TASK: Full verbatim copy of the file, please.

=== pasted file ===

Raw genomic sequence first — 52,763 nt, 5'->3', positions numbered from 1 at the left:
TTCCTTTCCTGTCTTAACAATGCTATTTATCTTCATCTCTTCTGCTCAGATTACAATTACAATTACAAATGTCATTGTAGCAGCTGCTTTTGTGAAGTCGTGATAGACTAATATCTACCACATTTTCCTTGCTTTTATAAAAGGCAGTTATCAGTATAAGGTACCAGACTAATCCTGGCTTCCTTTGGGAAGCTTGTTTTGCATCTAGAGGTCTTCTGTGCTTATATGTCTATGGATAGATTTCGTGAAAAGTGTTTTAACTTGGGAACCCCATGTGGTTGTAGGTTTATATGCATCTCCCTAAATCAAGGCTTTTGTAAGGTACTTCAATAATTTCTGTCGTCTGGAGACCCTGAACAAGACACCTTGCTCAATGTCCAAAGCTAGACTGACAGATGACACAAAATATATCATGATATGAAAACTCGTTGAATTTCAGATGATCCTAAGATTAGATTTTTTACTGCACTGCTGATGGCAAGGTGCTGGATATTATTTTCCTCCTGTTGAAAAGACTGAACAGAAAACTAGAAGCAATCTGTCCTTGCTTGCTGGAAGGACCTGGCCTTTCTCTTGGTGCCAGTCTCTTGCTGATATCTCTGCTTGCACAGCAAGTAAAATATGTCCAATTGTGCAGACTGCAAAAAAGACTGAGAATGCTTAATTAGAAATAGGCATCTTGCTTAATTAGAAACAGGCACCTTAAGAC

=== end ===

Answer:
Raw genomic sequence first — 52,763 nt, 5'->3', positions numbered from 1 at the left:
TTCCTTTCCTGTCTTAACAATGCTATTTATCTTCATCTCTTCTGCTCAGATTACAATTACAATTACAAATGTCATTGTAGCAGCTGCTTTTGTGAAGTCGTGATAGACTAATATCTACCACATTTTCCTTGCTTTTATAAAAGGCAGTTATCAGTATAAGGTACCAGACTAATCCTGGCTTCCTTTGGGAAGCTTGTTTTGCATCTAGAGGTCTTCTGTGCTTATATGTCTATGGATAGATTTCGTGAAAAGTGTTTTAACTTGGGAACCCCATGTGGTTGTAGGTTTATATGCATCTCCCTAAATCAAGGCTTTTGTAAGGTACTTCAATAATTTCTGTCGTCTGGAGACCCTGAACAAGACACCTTGCTCAATGTCCAAAGCTAGACTGACAGATGACACAAAATATATCATGATATGAAAACTCGTTGAATTTCAGATGATCCTAAGATTAGATTTTTTACTGCACTGCTGATGGCAAGGTGCTGGATATTATTTTCCTCCTGTTGAAAAGACTGAACAGAAAACTAGAAGCAATCTGTCCTTGCTTGCTGGAAGGACCTGGCCTTTCTCTTGGTGCCAGTCTCTTGCTGATATCTCTGCTTGCACAGCAAGTAAAATATGTCCAATTGTGCAGACTGCAAAAAAGACTGAGAATGCTTAATTAGAAATAGGCATCTTGCTTAATTAGAAACAGGCACCTTAAGAC